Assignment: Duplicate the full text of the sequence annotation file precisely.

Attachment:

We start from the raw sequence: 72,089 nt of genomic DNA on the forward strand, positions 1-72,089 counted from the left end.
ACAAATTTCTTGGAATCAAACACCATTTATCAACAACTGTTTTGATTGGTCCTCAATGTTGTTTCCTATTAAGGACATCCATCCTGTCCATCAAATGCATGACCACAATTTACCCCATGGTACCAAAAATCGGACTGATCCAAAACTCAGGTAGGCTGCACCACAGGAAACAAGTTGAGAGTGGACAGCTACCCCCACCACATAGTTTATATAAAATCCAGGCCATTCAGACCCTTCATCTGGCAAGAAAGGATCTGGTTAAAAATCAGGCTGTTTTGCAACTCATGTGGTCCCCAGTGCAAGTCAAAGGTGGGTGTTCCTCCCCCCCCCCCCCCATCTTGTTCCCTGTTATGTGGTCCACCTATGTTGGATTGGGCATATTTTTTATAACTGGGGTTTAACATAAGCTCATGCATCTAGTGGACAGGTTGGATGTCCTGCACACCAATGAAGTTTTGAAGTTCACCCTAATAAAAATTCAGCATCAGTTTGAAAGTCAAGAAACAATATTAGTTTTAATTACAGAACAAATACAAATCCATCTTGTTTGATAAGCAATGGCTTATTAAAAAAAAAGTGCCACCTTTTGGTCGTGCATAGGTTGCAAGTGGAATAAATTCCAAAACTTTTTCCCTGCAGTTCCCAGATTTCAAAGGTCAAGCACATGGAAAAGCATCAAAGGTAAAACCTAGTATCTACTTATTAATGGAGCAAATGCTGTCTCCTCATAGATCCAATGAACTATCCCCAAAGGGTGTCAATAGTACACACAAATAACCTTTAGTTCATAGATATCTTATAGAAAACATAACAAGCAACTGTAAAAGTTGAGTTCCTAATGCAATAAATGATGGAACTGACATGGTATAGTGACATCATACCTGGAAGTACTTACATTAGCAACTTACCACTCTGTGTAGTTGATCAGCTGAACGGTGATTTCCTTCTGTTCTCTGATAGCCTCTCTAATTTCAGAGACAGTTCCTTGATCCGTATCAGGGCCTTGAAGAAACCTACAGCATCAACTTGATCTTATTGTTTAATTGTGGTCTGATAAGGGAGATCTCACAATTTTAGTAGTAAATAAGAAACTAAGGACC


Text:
We start from the raw sequence: 72,089 nt of genomic DNA on the forward strand, positions 1-72,089 counted from the left end.
ACAAATTTCTTGGAATCAAACACCATTTATCAACAACTGTTTTGATTGGTCCTCAATGTTGTTTCCTATTAAGGACATCCATCCTGTCCATCAAATGCATGACCACAATTTACCCCATGGTACCAAAAATCGGACTGATCCAAAACTCAGGTAGGCTGCACCACAGGAAACAAGTTGAGAGTGGACAGCTACCCCCACCACATAGTTTATATAAAATCCAGGCCATTCAGACCCTTCATCTGGCAAGAAAGGATCTGGTTAAAAATCAGGCTGTTTTGCAACTCATGTGGTCCCCAGTGCAAGTCAAAGGTGGGTGTTCCTCCCCCCCCCCCCCCATCTTGTTCCCTGTTATGTGGTCCACCTATGTTGGATTGGGCATATTTTTTATAACTGGGGTTTAACATAAGCTCATGCATCTAGTGGACAGGTTGGATGTCCTGCACACCAATGAAGTTTTGAAGTTCACCCTAATAAAAATTCAGCATCAGTTTGAAAGTCAAGAAACAATATTAGTTTTAATTACAGAACAAATACAAATCCATCTTGTTTGATAAGCAATGGCTTATTAAAAAAAAAGTGCCACCTTTTGGTCGTGCATAGGTTGCAAGTGGAATAAATTCCAAAACTTTTTCCCTGCAGTTCCCAGATTTCAAAGGTCAAGCACATGGAAAAGCATCAAAGGTAAAACCTAGTATCTACTTATTAATGGAGCAAATGCTGTCTCCTCATAGATCCAATGAACTATCCCCAAAGGGTGTCAATAGTACACACAAATAACCTTTAGTTCATAGATATCTTATAGAAAACATAACAAGCAACTGTAAAAGTTGAGTTCCTAATGCAATAAATGATGGAACTGACATGGTATAGTGACATCATACCTGGAAGTACTTACATTAGCAACTTACCACTCTGTGTAGTTGATCAGCTGAACGGTGATTTCCTTCTGTTCTCTGATAGCCTCTCTAATTTCAGAGACAGTTCCTTGATCCGTATCAGGGCCTTGAAGAAACCTACAGCATCAACTTGATCTTATTGTTTAATTGTGGTCTGATAAGGGAGATCTCACAATTTTAGTAGTAAATAAGAAACTAAGGACC